Today's News

  • Wading Through the Numbers: What do I get for my taxes?

    Roane County recently approved the 2020 budget along with supporting the tax resolution. The tax resolution included a 4 percent increase in property tax which was 11 cents.

    One penny (rural taxpayers only) of $70,000 was pledged to the volunteer fire departments and the balance of 10 cent went to pay debt service payments.

    Government grew in operational cost of $70,000 for support of the Rural Fire Protection.

  • Roane Academy escape prompts action

    A recent escape at Roane Academy has prompted officials to schedule a meeting of the Roane County Commission’s ad hoc committee on Roane Academy.

    “It’s very discouraging,” Commissioner Darryl Meadows said about the escape. “I’m not happy about it, and we got to find out what caused the problem.”

    Roane Academy is located in the Roane County Industrial Park. The facility houses troubled youths for the Tennessee Department of Children’s Services.

  • Scammers trick Rockwood man with computer virus repair scheme

    Phone scammers reportedly duped a Rockwood man out of thousands of dollars.

    William Carroll, the alleged victim, spoke with Rockwood Police Department Detective Josh Rymer about the scam on Aug. 1.

    “Carroll purchased a new computer on or about July 18,” the report said. “Shortly after he received a message on the computer saying that he had been ‘hacked’ and provided a number to call for assistance.”

    When Carroll called the number, a man on the other end answered and identified himself as an employee of Microsoft.

  • Speak up on TVA landfill

    The U.S. Army Corps of Engineers is inviting the public to comment on TVA’s application for a permit to build a Phase II landfill at its Kingston Fossil Plant to store coal combustion residuals.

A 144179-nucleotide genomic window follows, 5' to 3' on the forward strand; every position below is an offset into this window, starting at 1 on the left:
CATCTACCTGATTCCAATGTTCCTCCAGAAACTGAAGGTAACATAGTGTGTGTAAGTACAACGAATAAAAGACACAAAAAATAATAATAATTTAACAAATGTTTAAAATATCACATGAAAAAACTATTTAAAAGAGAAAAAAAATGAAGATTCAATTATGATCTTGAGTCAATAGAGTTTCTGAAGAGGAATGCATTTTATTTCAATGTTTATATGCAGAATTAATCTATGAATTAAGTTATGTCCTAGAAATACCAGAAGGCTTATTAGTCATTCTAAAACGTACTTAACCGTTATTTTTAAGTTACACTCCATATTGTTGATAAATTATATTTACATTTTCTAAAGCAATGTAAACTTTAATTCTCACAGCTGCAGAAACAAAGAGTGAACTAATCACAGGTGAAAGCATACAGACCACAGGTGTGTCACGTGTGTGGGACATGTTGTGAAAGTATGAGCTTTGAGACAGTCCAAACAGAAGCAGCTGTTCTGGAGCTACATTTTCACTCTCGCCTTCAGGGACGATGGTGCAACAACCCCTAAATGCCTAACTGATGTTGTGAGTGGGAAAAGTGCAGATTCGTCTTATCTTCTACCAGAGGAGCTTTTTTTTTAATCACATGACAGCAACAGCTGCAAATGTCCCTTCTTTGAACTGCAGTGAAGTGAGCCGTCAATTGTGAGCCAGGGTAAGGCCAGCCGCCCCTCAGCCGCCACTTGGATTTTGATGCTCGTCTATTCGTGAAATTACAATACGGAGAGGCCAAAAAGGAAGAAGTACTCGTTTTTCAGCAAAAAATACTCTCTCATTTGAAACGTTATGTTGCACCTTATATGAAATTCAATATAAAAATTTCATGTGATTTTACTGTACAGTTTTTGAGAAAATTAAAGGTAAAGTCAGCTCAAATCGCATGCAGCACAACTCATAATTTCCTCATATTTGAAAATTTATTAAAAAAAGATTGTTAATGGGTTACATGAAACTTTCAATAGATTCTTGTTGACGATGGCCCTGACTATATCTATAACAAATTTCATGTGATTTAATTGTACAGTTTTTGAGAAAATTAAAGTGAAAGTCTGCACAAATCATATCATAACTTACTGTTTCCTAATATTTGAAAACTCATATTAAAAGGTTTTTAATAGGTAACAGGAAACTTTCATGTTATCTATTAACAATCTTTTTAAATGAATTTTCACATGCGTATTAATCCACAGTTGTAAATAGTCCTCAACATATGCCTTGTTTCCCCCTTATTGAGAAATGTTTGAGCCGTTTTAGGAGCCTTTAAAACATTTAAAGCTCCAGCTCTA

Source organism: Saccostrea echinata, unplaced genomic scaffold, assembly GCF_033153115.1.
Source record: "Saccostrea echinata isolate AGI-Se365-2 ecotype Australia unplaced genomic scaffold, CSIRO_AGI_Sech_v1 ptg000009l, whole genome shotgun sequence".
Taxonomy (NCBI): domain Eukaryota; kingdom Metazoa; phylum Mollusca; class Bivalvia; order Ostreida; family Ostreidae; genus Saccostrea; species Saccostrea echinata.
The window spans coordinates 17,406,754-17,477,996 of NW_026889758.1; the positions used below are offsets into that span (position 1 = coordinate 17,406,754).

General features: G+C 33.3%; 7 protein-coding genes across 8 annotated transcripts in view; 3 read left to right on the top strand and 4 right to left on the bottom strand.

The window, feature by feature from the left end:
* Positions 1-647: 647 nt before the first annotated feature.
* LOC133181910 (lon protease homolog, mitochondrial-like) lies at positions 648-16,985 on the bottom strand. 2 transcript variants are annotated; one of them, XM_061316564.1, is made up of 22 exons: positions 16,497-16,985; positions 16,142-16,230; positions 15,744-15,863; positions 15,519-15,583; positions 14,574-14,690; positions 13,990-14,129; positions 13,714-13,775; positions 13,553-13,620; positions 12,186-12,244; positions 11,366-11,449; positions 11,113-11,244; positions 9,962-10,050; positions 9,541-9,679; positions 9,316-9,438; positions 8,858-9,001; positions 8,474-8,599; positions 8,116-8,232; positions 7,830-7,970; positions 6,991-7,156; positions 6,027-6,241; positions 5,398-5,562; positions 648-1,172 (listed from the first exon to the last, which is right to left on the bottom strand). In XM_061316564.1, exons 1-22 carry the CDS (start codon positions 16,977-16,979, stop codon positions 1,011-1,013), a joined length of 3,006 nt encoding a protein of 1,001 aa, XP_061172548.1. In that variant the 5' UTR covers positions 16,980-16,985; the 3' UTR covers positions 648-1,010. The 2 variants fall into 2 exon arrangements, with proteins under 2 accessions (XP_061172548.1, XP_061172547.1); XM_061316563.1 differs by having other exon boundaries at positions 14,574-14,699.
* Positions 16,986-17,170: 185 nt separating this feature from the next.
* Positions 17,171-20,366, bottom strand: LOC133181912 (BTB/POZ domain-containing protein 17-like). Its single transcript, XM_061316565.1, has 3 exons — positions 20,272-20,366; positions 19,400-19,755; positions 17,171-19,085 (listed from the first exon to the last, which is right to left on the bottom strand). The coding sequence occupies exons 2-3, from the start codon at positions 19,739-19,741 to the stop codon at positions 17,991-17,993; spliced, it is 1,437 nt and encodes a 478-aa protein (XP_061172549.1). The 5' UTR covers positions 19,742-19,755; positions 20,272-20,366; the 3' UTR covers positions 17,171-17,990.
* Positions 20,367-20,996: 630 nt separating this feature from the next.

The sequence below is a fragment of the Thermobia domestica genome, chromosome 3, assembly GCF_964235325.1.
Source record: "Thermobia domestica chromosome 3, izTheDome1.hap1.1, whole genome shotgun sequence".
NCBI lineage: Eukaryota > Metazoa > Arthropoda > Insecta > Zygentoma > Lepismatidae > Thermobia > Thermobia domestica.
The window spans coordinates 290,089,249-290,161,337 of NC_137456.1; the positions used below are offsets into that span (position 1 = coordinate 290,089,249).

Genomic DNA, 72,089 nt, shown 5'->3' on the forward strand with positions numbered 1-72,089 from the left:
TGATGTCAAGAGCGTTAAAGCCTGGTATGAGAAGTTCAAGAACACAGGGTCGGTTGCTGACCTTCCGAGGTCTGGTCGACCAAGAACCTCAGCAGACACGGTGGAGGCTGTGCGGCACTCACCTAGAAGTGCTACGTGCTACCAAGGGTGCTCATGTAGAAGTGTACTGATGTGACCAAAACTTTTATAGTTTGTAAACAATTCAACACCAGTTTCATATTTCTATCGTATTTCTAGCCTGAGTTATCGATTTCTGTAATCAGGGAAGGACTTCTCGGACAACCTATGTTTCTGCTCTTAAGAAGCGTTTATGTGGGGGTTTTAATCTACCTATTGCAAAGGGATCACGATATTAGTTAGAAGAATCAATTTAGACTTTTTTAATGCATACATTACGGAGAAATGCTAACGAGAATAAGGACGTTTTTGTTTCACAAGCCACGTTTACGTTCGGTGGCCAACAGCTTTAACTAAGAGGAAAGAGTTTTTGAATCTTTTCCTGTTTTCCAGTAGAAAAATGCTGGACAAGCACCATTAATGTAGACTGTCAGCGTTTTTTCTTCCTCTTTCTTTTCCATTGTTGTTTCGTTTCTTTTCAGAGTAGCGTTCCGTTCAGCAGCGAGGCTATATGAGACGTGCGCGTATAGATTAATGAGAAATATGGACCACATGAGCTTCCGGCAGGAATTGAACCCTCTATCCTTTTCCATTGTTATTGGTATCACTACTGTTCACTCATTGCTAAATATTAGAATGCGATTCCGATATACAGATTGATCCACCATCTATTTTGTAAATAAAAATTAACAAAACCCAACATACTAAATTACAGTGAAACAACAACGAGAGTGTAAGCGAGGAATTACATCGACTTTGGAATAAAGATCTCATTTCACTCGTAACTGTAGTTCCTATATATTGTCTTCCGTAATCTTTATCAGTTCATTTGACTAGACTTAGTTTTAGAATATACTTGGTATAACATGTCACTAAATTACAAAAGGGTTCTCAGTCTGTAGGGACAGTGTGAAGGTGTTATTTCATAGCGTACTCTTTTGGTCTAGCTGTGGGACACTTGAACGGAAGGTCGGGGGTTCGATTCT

“The landfill will be comprised of four cells constructed adjacent to the Phase I landfill,” the Corps of Engineers said in its public notice about the project. “The landfill will provide additional storage capacity for CCR (coal combustion residuals) generated from steam electric power production at the Kingston Fossil Plant.”

  • Man charged with passing fake bills at Zaxby’s

    A second person is facing an indictment for allegedly passing fake $100 bills at Zaxby’s restaurant in Harriman.

    Artaveus D. Dawson, 35, is charged with three counts of criminal simulation. He’s accused of using the fake $100 bills at the restaurant in August of 2018.

    The Roane County grand jury indicted Dawson in June. He was picked up in Anderson County on July 28 and transported to the Roane County Jail for booking. He was still in custody there on Friday.

    Dawson is also charged with failure to appear and violation of probation/parole.

  • Barry arrested for ditching court date for alleged sex crime charge

    Rockwood police arrested a man who was wanted for allegedly not showing up in court on a sex crime charge.

    According to the report, Sgt. Jason Halliburton was contacted by the District Attorney General’s Office last month regarding Charles Wayne Barry.

    “Mr. Barry was said to have an arrest warrant out of criminal court in Roane County for failure to appear on a charge of aggravated statutory rape,” the report said.

  • Commission struggles with electronic voting

    The Roane County Commission employed the use of its new electronic voting system during last week’s special-called meeting.

    There were some snags so Chairman Randy Ellis decided to stop using it during the meeting and revert to voice votes.

    “This is the first time we’ve ever used the new system during a meeting,” he said. “It’s going to take a while to get the glitches worked out of it.”

  • Kingston’s tax hike may go

    The Kingston City Council will have the opportunity to pass a balanced 2019-2020 budget and put money aside for roads without the need for a tax increase.

    An unexpected windfall of about $80,000 in new revenue will be discussed during the Tuesday, Aug. 6, council workshop, according to City Manager David Bolling.

    The money comes from taxes paid by businesses in the Midtown area annexed by Kingston but claimed by Harriman on the tax rolls. The state recently decided in favor of Kingston in a dispute over which municipality should receive the tax revenue.